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Double distinction

June was a good month for Northeastern University’s post-baccalaureate Doctor of Physical Therapy Program, as a student and the program’s director received 2011 American Physical Therapy Association (APTA) awards.

Clinical instructor Sonya L. Larrieux received an APTA Minority Faculty Development Scholarship Award. Fourth-year graduate student Li Li has been awarded an APTA Minority Scholarship.

“This is exceptional recognition for both Sonya and Li,” said Maura Iversen, chair of the Physical Therapy Program in the Bouvé College of Health Sciences. “These awards recognize their outstanding commitment to community service and to academic excellence.”

“The stature of our Physical Therapy program continues to increase,” noted Bouvé Dean Stephen Zoloth. “To have a student and faculty member win these prestigious awards is a testament to the innovative, cutting-edge work taking place at Bouvé. Li and Sonya are to be congratulated for bringing such distinction to the program.”

Larrieux, who joined the faculty in 1993, is pursuing her doctorate in the Law and Public Policy Program in the College of Social Sciences and Humanities. Her research focuses on disparities in health and health-care delivery and her dissertation will explore access, delivery and patient outcomes for physical therapy services in Massachusetts.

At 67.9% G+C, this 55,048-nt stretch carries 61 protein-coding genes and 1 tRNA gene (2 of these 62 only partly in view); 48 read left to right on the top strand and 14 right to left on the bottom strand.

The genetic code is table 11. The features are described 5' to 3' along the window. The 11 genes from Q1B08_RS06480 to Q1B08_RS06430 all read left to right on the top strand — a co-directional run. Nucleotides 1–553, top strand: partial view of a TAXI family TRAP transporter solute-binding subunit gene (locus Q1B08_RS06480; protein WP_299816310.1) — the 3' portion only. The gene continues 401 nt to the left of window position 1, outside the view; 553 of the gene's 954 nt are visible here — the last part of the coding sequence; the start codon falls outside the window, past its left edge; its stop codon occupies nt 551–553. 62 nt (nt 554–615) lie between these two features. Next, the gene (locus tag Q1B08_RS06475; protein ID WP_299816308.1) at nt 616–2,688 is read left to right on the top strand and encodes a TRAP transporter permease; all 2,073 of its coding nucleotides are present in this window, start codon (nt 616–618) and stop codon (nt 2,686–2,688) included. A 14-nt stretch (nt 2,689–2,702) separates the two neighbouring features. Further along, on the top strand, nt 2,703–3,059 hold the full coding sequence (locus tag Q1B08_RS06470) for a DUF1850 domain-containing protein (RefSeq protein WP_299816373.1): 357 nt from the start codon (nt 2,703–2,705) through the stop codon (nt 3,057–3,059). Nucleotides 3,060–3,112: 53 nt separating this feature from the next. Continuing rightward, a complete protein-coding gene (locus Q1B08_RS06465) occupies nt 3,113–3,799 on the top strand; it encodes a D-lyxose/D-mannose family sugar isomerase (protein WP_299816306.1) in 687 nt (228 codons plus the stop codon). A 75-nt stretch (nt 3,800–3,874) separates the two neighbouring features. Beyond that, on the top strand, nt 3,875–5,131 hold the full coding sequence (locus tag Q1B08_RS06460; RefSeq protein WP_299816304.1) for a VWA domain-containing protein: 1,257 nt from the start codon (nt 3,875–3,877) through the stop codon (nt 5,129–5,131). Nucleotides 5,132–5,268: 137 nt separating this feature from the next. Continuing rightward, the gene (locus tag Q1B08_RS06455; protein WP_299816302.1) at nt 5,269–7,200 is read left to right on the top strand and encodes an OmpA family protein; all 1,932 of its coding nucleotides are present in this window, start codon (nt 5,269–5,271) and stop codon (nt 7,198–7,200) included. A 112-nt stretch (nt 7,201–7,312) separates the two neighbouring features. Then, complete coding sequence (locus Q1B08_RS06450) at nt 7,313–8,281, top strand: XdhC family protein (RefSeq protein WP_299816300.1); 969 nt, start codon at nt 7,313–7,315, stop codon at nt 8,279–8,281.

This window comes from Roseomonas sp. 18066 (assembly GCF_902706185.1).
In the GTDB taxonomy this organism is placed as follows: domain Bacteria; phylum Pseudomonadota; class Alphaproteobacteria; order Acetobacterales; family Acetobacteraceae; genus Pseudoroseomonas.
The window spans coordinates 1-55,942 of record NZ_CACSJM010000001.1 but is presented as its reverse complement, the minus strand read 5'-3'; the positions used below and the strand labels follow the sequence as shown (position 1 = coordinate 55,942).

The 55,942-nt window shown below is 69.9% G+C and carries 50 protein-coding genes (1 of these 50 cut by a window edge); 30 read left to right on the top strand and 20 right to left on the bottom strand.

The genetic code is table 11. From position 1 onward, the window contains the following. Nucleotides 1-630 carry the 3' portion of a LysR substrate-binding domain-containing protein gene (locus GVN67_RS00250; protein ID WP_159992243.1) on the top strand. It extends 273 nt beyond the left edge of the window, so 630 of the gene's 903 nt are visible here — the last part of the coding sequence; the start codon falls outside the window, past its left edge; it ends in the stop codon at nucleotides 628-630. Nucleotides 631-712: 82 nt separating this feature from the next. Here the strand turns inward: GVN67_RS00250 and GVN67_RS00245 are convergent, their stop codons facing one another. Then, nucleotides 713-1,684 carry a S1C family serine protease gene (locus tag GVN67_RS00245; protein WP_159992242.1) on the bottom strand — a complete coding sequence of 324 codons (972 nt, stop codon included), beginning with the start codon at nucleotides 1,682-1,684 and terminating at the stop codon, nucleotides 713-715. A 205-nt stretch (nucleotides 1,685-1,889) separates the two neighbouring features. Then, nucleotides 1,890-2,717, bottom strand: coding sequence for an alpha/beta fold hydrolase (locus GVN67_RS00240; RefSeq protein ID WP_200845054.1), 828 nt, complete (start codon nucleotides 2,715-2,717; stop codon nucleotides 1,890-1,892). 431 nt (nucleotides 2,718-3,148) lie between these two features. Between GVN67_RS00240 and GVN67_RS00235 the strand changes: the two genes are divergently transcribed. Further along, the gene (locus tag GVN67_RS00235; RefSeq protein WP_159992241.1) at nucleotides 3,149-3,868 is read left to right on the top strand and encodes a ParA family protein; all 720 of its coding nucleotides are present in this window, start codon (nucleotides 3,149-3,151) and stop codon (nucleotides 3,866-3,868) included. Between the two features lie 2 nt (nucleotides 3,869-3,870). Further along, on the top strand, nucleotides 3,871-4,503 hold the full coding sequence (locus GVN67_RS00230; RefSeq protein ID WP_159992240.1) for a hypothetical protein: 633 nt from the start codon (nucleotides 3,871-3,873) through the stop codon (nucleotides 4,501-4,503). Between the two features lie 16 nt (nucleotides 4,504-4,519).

The $8,000 award will help Larrieux — who has presented at local, national and interdisciplinary conferences and coauthored a monograph on Caribbean culture as part of an APTA continuing education course — secure the Medicare dataset she needs to analyze her research.

Larrieux is also the recipient of Northeastern’s Kennerson Faculty Scholarship Award, which recognizes commitment to working on an interdisciplinary team serving urban neighbors, and a service award from the Boston Public School’s Edward M. Kennedy Academy for Health Careers.

Born in China, Li has been singled out previously for her scholarship, public service and cultural competence. She won the Bouvé Kennerson Award for designing exercise and fall-prevention programs for the elderly in Chinatown. After the devastating earthquake in Sichuan two years ago, Li returned to China to help those who were injured.

Last winter, Li volunteered to help children with severe burns and trauma through HandReach, where she serves as a board member. Last summer, she returned to China with two faculty members to continue that work.

This spring, Li accompanied more than a dozen fifth-year physical therapy students to Ecuador to volunteer at an orphanage. Li’s $6,000 award will help her to continue her volunteer work with children in China and Ecuador.